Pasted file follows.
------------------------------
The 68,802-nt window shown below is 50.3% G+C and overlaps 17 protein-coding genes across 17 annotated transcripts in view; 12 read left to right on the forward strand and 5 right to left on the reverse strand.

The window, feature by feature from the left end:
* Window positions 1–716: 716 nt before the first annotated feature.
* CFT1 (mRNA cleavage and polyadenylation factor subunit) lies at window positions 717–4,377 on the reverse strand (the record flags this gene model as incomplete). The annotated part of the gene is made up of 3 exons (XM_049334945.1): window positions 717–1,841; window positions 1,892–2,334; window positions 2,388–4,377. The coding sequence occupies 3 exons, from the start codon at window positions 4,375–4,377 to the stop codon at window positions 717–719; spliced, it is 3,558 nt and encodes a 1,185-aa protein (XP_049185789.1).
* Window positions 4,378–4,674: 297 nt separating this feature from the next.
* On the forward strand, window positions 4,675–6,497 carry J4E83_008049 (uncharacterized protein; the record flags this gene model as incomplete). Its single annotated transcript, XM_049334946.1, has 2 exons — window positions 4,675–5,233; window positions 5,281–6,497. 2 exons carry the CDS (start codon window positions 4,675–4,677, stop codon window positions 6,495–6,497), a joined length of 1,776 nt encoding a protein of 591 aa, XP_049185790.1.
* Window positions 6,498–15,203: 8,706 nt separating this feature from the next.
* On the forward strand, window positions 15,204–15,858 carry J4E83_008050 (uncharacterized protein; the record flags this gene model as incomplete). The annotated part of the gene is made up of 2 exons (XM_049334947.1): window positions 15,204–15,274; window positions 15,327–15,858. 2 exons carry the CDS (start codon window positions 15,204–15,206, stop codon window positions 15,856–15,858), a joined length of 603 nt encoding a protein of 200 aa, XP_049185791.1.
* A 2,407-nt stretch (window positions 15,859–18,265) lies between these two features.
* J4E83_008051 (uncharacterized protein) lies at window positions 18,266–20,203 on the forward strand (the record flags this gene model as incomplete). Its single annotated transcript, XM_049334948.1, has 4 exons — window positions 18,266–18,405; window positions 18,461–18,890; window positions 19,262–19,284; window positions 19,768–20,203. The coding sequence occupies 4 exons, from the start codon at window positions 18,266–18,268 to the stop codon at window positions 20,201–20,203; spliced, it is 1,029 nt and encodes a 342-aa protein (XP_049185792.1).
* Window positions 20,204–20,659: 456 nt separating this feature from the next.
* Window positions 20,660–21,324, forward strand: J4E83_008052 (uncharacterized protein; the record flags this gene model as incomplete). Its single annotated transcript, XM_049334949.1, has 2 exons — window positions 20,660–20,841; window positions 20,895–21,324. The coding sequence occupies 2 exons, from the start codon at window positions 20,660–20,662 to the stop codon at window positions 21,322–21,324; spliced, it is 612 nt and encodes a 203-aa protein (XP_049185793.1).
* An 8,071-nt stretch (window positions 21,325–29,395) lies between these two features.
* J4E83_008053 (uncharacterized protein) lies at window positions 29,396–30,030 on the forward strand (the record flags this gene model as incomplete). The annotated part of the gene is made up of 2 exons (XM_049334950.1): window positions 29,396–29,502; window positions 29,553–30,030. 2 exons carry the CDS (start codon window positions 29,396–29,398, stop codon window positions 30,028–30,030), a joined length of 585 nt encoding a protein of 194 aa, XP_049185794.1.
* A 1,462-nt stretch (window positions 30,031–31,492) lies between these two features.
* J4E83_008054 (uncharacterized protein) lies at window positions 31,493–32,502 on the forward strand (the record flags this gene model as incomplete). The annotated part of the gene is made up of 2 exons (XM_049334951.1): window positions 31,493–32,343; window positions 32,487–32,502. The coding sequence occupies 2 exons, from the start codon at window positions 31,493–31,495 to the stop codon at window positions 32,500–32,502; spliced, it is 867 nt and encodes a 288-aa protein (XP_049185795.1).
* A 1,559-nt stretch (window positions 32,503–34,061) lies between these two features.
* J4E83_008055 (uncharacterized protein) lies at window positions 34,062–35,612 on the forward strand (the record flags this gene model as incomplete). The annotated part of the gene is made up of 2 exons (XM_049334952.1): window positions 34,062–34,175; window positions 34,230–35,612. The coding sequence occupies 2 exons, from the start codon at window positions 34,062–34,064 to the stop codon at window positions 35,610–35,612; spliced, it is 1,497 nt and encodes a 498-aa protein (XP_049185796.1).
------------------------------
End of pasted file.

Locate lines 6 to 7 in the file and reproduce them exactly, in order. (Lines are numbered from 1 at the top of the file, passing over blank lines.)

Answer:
* On the forward strand, window positions 4,675–6,497 carry J4E83_008049 (uncharacterized protein; the record flags this gene model as incomplete). Its single annotated transcript, XM_049334946.1, has 2 exons — window positions 4,675–5,233; window positions 5,281–6,497. 2 exons carry the CDS (start codon window positions 4,675–4,677, stop codon window positions 6,495–6,497), a joined length of 1,776 nt encoding a protein of 591 aa, XP_049185790.1.
* Window positions 6,498–15,203: 8,706 nt separating this feature from the next.